Galileo, the Earth, the Sun, the Catholic Church and Injustice
Bruce Chadwick lectures on history and film at Rutgers University in New Jersey. He also teaches writing at New Jersey City University. He holds his PhD from Rutgers and was a former editor for the New York Daily News. Mr. Chadwick can be reached at firstname.lastname@example.org.
Classic Stage Company
136 E. 13th St.
New York, NY
Galileo Galilei was a world-renowned Italian astronomer, mathematician and physicist of the seventeenth century. He discovered the four largest moons of Jupiter (appropriately known as the Galilean moons); he was one of the first observers of sunspots; he improved the telescope and the military compass; and he wrote several well-received books. The brilliant Galileo remains a legendary figure in science today.
History does not remember him best for peering through a telescope and staring at the stars, though. It remembers his war with the Catholic Church over heliocentrism, the theory that the earth revolves around the sun. The Church, armed with two thousand years of religious and scholarly tradition and Biblical notations, steadfastly did not agree. The church made the scientist an outcast.
Acclaimed playwright Bertolt Brecht (of The Threepenny Opera fame) took that battle and made it the focus of his 1922 play, Galileo. A revival of it, starring Academy Award winner F. Murray Abraham, opened last Thursday at the Classic Stage Company in New York. It is a detailed and vigorous look at Galileo’s last eighteen years and his battles with Pope Urban VIII, the Jesuits and the Church over the earth/sun debate.
There are two central questions in the history play, which unfolds amid bitter political disputes in Rome, Florence and Venice. The first is whether or not the Church had the right to bully the scientist and the second is whether or not, as Galileo says midway through the play, history would have been changed if he had used his fame and influence to stand up to the church to prove his point.
After some eight years of debate over his theory, the pope called Galileo to Rome, where he was put on trial by the Inquisition in 1633 for heresy, connected to his claimed of heliocentrism, and his career and standing in history were threatened.
This latest version of the play arrives in the middle of a presidential election in which former GOP candidate Rick Perry, governor of Texas, when asked about his stand that there is no global warming, insisted that he was right and said that “Galileo got outvoted for a spell.”
Galileo is never out of fashion.
The enlightening play has a strong finish, but a slow start. Galileo and his friends spend far too much time debating the theory of heliocentrism and what the Church thought about it. A good fifteen minutes could have been cut from the first act. The play stumbles a bit at the end of Act One but then picks up speed in Act Two. Here Galileo is championed by his loyal daughter and his friends and starts to refute the Church. The Inquisition challenges his theories and he does not back down, forcing the much publicized trial that is the conclusion of the play. Act two is much better than act one. The great emotional scenes in the play happen in Act Two, such as the Pope’s tirade and Galileo’s daughter’s distraught prayers in the garden while he is being grilled by prosecutors from the church.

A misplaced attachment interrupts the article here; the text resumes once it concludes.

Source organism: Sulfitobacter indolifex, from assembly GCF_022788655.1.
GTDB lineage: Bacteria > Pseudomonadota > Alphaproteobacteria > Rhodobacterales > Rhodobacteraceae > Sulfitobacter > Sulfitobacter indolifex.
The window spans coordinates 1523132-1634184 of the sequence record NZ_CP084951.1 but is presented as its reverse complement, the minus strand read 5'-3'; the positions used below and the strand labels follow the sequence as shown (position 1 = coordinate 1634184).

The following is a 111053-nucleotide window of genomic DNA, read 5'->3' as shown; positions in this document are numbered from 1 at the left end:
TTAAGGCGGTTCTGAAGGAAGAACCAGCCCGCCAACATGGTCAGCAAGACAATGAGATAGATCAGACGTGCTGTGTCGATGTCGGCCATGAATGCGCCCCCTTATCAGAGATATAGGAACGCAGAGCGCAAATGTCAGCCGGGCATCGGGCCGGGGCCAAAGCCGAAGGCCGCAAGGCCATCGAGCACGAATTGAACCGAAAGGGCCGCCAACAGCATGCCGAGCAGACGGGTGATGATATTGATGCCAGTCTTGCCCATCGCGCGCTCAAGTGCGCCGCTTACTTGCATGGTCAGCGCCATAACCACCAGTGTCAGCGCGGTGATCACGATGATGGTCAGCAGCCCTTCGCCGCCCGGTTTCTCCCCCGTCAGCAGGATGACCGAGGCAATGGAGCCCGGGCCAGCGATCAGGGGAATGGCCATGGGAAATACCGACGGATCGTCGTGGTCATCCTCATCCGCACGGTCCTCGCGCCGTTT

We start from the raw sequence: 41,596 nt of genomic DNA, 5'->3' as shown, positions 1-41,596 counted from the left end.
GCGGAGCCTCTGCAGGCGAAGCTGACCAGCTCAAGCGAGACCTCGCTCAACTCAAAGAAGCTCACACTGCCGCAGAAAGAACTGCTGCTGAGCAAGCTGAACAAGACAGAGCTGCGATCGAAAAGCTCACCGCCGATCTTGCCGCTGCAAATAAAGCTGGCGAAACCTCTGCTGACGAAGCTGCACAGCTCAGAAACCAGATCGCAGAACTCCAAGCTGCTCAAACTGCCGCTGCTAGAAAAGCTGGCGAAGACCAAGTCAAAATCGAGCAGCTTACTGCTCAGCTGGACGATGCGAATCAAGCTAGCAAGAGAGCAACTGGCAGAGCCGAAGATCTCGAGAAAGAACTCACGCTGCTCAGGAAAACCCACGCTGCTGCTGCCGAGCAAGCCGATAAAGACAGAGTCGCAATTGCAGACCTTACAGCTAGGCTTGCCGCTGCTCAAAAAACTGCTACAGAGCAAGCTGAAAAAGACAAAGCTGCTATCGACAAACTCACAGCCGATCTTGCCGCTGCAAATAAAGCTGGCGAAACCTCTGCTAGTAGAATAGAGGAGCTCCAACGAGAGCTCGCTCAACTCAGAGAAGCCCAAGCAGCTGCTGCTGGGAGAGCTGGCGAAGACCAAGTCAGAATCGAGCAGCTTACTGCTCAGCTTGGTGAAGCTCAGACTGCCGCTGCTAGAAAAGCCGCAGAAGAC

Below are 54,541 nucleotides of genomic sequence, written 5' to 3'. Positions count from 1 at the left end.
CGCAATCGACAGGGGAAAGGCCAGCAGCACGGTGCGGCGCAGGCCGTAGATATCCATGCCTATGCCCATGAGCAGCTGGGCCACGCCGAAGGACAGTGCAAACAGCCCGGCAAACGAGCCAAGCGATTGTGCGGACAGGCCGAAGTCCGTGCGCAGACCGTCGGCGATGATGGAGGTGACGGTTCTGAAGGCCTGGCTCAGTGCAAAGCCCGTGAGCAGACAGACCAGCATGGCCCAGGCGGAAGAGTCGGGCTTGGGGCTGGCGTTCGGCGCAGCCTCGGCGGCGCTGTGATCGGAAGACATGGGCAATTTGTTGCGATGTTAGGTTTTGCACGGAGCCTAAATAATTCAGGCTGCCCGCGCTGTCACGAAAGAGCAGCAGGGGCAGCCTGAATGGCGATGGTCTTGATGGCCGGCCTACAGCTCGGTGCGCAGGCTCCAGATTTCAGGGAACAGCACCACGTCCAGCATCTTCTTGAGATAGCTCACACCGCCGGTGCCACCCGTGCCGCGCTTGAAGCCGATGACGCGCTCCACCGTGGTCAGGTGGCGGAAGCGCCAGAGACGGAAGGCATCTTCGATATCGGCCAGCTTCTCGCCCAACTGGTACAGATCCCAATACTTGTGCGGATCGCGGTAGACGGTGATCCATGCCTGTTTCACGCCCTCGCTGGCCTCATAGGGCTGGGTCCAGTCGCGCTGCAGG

Brecht’s play basically tackles one question that is asked again and again in history. How far do you go and how many banners of righteousness can you wave when the enemy threatens to torture you?
That was Galileo’s dilemma for eighteen years. He was a noted scientist with a large following. He was fighting the doctrines of a powerful Catholic Church, whose Inquisition was routinely torturing people to get them to recant any critical statements they had made towards the Pope or the Church. Should Galileo become a bold martyr to his beliefs or back down under intense pressure and live out his days in quiet happiness? Conversely, the play argues that the Church should never have flaunted its power through the Inquisition.
Theatergoers and historians will revel in the argument.
Galileo offers two hours of splendid history that history lovers will embrace. The audience learns all about Galileo’s scientific theories, his book Dialogue Concerning the Two Chief World Systems, the Jesuits, the nature of the Pope’s election in the early 1600s, the power of the church, European astronomers and physicists, the history of science, styles of dress and living and the roles of women. The only important item Brecht left out of his play was the fury unleashed when Galileo published his book The Assayer. Brecht also failed to add in the sarcastic wit and personal venom of Galileo that historians have noted brought him far more enemies than an ordinary scientist should have had at that time.
The set features a huge window in which photos and videos are shown and large silver planets and a huge sun that hang from the ceiling and descend from time to time. It is stunning.
The acting in the play is solid. F. Murray Abraham does not play Galileo as either the champion of the rebels or the sainted scientist, but as a bright but candid man who is trying to figure out what he should do to save his career, help his friends, bring happiness to his daughter and keep his professional reputation intact in the storm that surrounds him.
Abraham leads a talented cast that includes Andy Phelan as his servant Andreas, Amanda Quaid as his daughter Virginia, Nick Westrate as Ludovico, her fiancée, John DeVries and Robert Dorfman as two cardinals and Aaron Himelstein, Stever Rattazzi and Steve Skybell.
PRODUCTION: Produced by the Classic Stage Company. Sets: Adrianne Lobel, Costumes: Oana Botez-Ban, Lighting: Justin Townsend, Music & Sound: Christian Frederickson and Ryan Rumery, Projection Design: Jan Hartley.
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